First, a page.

The Common Good

Politics, Debates, and the Nones

Monday night, I hit a new low. During the last presidential debate, I found myself arguing via Facebook about faith and politics … with a fellow pastor’s wife. Let’s just say, I managed to break each of Eugene Cho’s 10 commandments with my snark.

She who shall not be named suggested that anyone willing to support a certain candidate must be blind, stupid, or foolish. When I made it clear that I have prayed and reviewed the facts and would be supporting said candidate, I was told that my “prayers must not be backed by the Word of God.” I was then lambasted for my so-called "unbiblical" views. Oh, no she didn’t! 

Aside from feeling personally attacked, I was more frustrated that this kind of twisted theology remains in the church. It’s no wonder that more and more people of faith are identifying as the “nones”— or none of the above when it comes to religious beliefs. Who wants to be associated with Christianity — Protestant, Evangelical, Catholic, Orthodox, etc. — and the Church when they are often dominated by such judgmental people who dare to speak for God? 

And so since I’m in such a saucy mood, I have to say that this “none” business troubles me. Religious categories and labels do matter.

There are days I’m ashamed to be called a Christian, knowing all too well that my religion is commonly known for its turn-or-burn, God-Bless-America, war-making theology (all in the name of Christ and the Good Book, of course).

But then I remember that Christ came to redeem such brokenness in others and in me. Before I had my Saul to Paul conversion experience, I too gave Christianity a bad name in my fundamentalist days. I often beat people over the head with my interpretation of the Bible. I once told a pastor/supervisor that Jews are going to hell, and even went to Rome on a mission trip to convert Catholics because I didn’t think they had personal relationships with Jesus.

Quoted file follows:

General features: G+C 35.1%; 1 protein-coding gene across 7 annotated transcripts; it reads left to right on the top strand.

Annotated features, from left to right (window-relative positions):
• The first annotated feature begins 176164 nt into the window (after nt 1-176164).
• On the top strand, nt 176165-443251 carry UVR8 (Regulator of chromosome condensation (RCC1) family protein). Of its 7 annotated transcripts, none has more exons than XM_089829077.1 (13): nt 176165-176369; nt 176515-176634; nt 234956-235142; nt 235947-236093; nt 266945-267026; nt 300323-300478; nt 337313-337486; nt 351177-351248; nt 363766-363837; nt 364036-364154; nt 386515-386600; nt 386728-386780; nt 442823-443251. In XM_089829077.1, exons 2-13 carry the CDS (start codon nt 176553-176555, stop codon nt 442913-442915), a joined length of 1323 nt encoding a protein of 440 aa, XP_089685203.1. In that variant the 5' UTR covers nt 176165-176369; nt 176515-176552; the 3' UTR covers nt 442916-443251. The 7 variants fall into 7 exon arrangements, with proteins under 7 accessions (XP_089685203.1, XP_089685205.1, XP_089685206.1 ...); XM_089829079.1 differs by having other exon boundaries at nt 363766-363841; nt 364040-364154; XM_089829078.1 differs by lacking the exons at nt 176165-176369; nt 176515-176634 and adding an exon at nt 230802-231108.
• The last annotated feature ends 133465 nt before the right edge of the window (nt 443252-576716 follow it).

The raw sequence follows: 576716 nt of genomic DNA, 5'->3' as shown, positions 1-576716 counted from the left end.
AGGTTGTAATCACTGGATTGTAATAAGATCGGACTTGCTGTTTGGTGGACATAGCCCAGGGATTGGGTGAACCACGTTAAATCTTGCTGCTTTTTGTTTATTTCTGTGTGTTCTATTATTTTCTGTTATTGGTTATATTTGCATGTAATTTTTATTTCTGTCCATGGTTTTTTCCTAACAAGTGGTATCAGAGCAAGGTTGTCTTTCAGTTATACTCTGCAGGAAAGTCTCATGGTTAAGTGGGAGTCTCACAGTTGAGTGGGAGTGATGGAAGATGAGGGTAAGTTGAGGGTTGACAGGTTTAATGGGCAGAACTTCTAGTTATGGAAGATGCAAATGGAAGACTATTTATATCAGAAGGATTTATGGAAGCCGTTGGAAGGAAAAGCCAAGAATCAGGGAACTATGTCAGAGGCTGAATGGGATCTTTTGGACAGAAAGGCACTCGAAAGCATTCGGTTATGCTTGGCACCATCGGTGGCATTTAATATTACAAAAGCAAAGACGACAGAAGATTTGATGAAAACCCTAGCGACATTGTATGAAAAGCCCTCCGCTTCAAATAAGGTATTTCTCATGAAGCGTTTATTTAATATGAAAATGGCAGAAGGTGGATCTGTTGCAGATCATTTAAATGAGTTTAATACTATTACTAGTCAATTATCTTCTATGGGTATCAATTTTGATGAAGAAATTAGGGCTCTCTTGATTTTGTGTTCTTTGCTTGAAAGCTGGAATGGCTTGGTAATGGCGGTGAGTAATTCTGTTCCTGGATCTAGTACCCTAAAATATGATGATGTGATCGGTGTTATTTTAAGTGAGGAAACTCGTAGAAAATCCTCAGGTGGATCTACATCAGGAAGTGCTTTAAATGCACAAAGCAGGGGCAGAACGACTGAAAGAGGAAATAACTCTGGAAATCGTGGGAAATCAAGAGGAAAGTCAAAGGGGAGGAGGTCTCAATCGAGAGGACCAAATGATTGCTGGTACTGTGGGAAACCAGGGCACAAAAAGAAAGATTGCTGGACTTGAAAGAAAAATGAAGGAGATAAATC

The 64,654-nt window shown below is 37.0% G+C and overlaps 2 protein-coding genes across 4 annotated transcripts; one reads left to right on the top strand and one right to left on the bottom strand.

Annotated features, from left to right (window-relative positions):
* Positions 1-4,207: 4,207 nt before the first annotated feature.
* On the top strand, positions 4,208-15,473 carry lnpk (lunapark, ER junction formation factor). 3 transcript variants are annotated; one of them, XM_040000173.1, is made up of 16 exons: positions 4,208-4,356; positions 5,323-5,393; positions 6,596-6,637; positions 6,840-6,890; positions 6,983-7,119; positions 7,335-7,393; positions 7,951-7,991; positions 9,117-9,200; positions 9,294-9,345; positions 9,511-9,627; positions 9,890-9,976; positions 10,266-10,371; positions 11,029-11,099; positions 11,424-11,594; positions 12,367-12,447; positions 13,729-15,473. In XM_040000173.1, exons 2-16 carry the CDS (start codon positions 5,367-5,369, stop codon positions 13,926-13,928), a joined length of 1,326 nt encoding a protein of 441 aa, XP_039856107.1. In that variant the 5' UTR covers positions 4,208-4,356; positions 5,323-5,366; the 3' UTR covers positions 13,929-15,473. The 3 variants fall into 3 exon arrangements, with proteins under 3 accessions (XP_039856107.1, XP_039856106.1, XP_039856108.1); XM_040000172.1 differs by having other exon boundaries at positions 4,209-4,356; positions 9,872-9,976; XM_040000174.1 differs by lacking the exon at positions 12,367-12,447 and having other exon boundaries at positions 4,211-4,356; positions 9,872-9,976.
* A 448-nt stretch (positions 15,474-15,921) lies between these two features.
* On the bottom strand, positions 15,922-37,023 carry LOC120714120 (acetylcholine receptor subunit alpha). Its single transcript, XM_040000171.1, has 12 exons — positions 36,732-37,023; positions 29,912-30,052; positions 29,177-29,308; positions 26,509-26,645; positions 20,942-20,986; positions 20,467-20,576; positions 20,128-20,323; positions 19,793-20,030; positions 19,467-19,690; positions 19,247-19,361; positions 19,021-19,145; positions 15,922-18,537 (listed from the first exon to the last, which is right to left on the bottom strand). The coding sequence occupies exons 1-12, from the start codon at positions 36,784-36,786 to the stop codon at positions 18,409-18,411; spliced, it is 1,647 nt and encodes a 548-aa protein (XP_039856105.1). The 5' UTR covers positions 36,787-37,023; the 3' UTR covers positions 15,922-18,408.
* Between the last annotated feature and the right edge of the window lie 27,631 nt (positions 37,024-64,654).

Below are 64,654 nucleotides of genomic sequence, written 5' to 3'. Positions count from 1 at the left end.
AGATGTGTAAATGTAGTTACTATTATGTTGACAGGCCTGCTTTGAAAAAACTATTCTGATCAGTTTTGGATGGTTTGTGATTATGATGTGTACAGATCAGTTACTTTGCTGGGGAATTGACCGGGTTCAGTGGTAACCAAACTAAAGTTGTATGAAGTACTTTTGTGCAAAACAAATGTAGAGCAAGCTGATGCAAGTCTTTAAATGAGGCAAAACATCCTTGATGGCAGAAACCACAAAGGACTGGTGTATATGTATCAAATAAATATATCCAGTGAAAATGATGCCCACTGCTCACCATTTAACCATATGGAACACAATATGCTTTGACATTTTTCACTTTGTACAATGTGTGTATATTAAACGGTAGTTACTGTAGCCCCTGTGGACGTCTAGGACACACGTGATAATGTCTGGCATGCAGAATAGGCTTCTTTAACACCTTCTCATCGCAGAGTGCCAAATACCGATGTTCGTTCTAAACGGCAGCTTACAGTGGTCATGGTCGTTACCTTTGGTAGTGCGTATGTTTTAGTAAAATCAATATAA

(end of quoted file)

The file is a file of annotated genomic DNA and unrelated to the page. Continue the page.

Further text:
And so I call myself a Christian because Jesus found me on the road to Damascus and changed my heart and life. I call myself a Christian because I need to witness to the parts of Christianity that are worth preserving. I claim this religious heritage because I want to be a ‘different’ kind of Christian — one who believes in personal salvation and social holiness, who embraces religious tolerance, who fights against the hell of poverty and war, who believes the Word of God is inspired, but that our own interpretations are not infallible. 

Identifying oneself as spiritual, but not religious is all well and good. But all too often, it leaves the most strident and loudest voices to fill the void and define faith in some of the worst and extreme terms. 

We all have some baggage with religion and may have been burnt by it by one point or another. Yet, I believe that we have to wrestle with faith and demand better from our religious peers, leaders, and ourselves by naming and claiming all that is broken. 

I may be on my own on this one. But “none of the above” is simply not an option for me. 

Elaina Ramsey is assistant editor of Sojourners magazine.

Debate image, Lightspring /

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